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  1. chillinwill
    An initiative planned for the 2010 ballot would ask Arizona voters to legalize medical marijuana, setting up a California-style network of cannabis clubs and even allow some patients to grow their own drug supply.

    It's the fourth time since 1996 that state voters have been asked to decriminalize marijuana as a medical treatment. Local supporters, backed by the national Marijuana Policy Project, have their sights set on the 2010 general election and plan to submit ballot language to the Secretary of State's Office as early as next week.

    The initiative would allow individuals with illnesses ranging from cancer to HIV/AIDS or glaucoma to seek a doctor's recommendation for medical marijuana, according to draft ballot language obtained by The Arizona Republic.

    Eligible individuals would be able to purchase up to 2 1/2 ounces of the drug every 14 days from a series of non-profit outlets, known as dispensaries. Patients in rural areas of the state could cultivate a limited number of their own marijuana plants.

    Marijuana remains a Schedule 1 drug under federal guidelines, like heroin or LSD. But the initiative would shield from state prosecution the doctors who recommend marijuana for medical treatment, the dispensary workers who provide it and the patients who use it. Thirteen states already have legalized medical marijuana in some fashion, though only California has established a widespread network of dispensaries to distribute it.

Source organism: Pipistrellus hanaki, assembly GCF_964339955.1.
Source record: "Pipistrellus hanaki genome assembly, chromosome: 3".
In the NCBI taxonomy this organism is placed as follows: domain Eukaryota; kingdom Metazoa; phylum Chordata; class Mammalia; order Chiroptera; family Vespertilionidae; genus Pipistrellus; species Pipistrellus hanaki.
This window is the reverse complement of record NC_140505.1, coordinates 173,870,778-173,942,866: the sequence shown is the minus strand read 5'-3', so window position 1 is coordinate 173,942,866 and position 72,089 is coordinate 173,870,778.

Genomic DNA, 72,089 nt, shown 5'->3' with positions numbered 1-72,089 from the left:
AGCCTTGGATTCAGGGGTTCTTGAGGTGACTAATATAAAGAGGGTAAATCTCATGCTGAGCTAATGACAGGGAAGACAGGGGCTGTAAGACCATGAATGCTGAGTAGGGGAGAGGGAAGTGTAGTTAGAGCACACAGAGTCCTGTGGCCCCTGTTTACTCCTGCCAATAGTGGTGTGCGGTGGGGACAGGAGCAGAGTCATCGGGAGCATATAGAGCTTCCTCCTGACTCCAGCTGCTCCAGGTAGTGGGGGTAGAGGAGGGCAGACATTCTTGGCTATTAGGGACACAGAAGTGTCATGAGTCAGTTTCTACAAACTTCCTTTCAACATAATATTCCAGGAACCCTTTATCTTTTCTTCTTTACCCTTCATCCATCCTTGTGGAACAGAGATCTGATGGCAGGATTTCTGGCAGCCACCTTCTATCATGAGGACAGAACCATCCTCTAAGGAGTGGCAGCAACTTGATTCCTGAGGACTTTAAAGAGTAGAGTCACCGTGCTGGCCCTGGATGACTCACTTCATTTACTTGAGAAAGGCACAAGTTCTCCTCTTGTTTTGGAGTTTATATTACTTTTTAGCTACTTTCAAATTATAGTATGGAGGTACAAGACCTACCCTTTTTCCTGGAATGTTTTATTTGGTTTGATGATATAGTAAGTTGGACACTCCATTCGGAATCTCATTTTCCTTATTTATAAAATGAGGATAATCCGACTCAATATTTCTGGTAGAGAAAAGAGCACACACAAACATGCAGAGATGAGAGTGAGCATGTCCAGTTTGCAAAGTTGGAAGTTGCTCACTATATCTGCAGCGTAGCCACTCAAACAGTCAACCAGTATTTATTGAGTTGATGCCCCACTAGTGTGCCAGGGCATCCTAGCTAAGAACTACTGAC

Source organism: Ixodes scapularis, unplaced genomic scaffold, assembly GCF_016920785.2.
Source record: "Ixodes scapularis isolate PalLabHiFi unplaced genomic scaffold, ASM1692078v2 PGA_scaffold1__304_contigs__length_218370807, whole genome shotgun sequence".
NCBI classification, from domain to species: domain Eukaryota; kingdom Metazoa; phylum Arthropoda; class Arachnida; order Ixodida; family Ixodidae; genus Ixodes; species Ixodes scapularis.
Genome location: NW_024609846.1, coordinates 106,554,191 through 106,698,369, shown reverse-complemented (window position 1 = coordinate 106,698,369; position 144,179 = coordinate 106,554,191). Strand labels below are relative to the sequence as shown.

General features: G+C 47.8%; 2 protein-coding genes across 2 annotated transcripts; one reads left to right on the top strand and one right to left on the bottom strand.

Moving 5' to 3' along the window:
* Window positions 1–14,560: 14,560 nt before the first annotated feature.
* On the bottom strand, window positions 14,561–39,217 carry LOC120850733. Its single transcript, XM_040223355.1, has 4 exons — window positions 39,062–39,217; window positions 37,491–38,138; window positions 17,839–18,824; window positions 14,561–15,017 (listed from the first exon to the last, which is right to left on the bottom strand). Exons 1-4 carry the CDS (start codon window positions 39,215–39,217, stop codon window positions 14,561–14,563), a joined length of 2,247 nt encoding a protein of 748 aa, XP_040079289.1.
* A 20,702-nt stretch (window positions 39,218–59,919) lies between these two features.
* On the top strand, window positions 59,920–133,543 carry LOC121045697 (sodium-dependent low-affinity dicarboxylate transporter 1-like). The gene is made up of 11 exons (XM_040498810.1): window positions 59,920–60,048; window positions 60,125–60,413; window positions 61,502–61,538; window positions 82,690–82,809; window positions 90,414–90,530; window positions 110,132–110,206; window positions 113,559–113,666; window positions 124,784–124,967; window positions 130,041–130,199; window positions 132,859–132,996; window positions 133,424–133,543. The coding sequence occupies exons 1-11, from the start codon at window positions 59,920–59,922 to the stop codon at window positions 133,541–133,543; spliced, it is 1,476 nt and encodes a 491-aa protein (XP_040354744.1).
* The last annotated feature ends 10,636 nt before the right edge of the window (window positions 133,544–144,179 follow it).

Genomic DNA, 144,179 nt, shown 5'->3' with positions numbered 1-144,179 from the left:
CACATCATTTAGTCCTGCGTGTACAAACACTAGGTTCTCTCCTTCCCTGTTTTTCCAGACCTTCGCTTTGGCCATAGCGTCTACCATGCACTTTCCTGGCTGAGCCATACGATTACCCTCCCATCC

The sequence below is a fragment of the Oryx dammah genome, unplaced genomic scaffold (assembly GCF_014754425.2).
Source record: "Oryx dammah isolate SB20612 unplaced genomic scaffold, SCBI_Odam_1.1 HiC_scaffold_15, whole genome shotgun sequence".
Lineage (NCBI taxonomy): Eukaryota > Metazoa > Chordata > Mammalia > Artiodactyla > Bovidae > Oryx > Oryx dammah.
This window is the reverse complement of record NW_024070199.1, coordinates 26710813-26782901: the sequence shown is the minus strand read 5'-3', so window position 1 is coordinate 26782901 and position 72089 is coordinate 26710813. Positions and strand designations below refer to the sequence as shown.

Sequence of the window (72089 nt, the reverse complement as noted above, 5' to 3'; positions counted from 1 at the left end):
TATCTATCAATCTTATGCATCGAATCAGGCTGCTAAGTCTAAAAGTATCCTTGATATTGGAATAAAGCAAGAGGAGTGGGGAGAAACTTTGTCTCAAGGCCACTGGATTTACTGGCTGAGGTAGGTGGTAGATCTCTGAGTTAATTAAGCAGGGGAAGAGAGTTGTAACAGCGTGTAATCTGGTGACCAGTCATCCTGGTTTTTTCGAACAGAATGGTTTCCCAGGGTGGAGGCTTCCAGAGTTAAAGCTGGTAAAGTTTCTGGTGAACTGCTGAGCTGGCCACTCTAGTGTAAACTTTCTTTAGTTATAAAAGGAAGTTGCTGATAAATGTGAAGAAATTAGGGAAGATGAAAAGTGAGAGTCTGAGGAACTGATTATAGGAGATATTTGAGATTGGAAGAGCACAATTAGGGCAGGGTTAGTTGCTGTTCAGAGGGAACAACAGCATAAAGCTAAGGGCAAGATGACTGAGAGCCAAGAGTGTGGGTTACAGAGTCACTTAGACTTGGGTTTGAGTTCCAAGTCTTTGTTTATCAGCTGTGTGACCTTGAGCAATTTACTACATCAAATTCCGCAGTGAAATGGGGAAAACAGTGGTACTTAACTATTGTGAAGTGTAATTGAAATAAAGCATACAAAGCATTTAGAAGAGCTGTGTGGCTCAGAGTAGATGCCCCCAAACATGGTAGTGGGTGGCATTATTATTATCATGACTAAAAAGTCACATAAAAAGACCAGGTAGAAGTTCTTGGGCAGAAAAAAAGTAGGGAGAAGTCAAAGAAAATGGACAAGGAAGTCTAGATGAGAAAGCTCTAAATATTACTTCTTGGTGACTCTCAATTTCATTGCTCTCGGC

Proponents of medical marijuana say it can relieve pain and suffering.

    Supporters of the Arizona initiative say it would provide another treatment alternative to the desperately ill, sparing them and their family from having to brave the underground drug market and risk criminal prosecution.

    "These people are facing a terrible choice," said Andrew Myers, campaign manager for the Arizona initiative. "It's either continue to suffer with debilitating effects or risk arrest and jail time."

    Skeptics voice worry

    Skeptics aren't so sure. They question the drug's medicinal benefits and wonder whether efforts to legalize it for the sick and dying are a prelude to decriminalization for everyone else in the future.

    "Don't get blinded by the smokescreen," warned Rick Romley, a former Maricopa County attorney. "It's still a step toward legalization of marijuana. That's what it has been since Day 1."

    Romley was in office in 1996 during the state's initial medical marijuana vote.

    By a nearly 2-1 ratio, voters approved a ballot proposal that OK'd use of the drug for medical purposes, but lawmakers subsequently stripped the provision from the law.

    In 1998, federal authorities threatened to revoke the license of physicians who prescribed the drug.

    That same year, voters rejected a ballot attempt to require that the federal government or Congress OK the use of medical marijuana before it could be prescribed by a doctor.

    In 2002, Arizona voters rejected an effort to decriminalize possession of small quantities of marijuana and make the drug available free of charge to patients suffering from cancer and other diseases.

    Medical-marijuana supporters think the timing is right to try once more. They believe they've solved the past licensing issue with their latest initiative, which requires that patients obtain a physician's "recommendation," rather than a prescription, to obtain the drug.